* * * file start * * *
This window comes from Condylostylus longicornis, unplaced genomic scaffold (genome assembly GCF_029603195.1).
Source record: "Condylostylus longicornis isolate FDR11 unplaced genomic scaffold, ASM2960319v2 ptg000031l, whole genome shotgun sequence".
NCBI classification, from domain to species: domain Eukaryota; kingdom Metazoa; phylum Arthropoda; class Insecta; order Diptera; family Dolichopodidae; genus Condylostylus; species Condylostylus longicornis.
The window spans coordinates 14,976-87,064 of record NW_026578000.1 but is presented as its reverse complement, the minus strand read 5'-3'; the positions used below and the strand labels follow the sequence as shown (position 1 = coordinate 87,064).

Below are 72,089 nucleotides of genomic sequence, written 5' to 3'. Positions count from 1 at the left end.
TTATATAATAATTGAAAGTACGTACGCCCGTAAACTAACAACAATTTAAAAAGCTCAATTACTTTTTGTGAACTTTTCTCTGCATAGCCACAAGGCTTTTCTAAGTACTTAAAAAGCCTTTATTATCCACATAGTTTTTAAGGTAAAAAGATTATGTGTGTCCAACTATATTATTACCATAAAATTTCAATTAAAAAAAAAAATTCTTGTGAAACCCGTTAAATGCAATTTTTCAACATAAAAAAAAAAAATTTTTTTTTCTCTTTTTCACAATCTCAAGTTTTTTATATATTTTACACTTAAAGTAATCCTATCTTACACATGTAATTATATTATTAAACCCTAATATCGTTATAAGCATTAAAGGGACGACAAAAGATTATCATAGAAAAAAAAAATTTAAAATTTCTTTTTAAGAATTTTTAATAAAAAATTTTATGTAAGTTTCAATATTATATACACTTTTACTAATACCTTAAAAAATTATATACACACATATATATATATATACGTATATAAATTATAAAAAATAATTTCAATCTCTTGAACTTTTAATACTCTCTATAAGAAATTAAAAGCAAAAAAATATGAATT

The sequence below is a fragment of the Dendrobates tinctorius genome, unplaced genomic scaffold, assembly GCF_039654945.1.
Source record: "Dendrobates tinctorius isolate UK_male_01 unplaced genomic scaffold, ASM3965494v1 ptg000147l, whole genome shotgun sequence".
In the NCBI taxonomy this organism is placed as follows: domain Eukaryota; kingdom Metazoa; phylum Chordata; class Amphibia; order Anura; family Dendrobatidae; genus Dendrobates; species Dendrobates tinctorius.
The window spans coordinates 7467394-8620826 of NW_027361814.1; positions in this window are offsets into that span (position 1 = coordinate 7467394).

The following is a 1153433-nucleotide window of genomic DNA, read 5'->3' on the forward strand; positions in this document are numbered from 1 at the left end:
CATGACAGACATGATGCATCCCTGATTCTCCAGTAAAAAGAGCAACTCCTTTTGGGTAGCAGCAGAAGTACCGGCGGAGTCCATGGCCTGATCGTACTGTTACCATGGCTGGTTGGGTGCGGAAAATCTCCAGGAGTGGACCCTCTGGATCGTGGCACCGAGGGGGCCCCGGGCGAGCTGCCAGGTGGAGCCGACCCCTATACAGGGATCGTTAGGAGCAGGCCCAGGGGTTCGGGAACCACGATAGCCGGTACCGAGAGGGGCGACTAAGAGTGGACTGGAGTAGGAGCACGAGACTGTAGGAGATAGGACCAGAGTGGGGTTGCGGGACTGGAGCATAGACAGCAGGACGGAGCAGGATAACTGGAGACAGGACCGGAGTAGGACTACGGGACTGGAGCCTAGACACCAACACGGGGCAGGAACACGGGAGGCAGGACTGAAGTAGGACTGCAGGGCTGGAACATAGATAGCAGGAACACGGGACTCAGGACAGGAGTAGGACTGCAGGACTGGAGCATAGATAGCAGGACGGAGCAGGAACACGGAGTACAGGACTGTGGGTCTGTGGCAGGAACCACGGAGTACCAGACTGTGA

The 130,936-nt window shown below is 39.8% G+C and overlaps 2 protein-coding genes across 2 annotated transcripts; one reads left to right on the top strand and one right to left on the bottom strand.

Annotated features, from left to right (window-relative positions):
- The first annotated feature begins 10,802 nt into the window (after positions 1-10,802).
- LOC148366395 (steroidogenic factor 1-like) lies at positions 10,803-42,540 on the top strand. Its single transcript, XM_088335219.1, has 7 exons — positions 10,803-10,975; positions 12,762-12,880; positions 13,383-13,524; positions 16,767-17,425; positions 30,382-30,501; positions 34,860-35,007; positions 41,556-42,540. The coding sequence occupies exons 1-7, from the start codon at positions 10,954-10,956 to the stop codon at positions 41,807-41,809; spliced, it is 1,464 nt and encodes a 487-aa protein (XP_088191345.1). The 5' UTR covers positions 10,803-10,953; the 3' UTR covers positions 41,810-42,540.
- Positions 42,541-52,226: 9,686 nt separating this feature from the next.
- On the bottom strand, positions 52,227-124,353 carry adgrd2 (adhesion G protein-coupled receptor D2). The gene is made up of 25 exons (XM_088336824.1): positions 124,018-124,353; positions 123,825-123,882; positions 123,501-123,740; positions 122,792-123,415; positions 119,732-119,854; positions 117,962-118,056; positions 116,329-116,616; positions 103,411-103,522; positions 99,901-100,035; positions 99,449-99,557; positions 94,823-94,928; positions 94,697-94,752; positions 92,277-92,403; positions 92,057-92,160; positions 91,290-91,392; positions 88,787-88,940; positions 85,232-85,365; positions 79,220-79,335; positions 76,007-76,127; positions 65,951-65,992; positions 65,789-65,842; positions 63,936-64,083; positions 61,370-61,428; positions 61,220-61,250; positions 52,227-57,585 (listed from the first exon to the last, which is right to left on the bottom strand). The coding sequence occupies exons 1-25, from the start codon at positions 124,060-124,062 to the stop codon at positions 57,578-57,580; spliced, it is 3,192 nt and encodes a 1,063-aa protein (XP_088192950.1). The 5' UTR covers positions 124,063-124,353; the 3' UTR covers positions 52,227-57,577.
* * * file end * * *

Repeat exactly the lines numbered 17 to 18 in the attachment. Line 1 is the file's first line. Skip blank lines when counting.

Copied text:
- Positions 42,541-52,226: 9,686 nt separating this feature from the next.
- On the bottom strand, positions 52,227-124,353 carry adgrd2 (adhesion G protein-coupled receptor D2). The gene is made up of 25 exons (XM_088336824.1): positions 124,018-124,353; positions 123,825-123,882; positions 123,501-123,740; positions 122,792-123,415; positions 119,732-119,854; positions 117,962-118,056; positions 116,329-116,616; positions 103,411-103,522; positions 99,901-100,035; positions 99,449-99,557; positions 94,823-94,928; positions 94,697-94,752; positions 92,277-92,403; positions 92,057-92,160; positions 91,290-91,392; positions 88,787-88,940; positions 85,232-85,365; positions 79,220-79,335; positions 76,007-76,127; positions 65,951-65,992; positions 65,789-65,842; positions 63,936-64,083; positions 61,370-61,428; positions 61,220-61,250; positions 52,227-57,585 (listed from the first exon to the last, which is right to left on the bottom strand). The coding sequence occupies exons 1-25, from the start codon at positions 124,060-124,062 to the stop codon at positions 57,578-57,580; spliced, it is 3,192 nt and encodes a 1,063-aa protein (XP_088192950.1). The 5' UTR covers positions 124,063-124,353; the 3' UTR covers positions 52,227-57,577.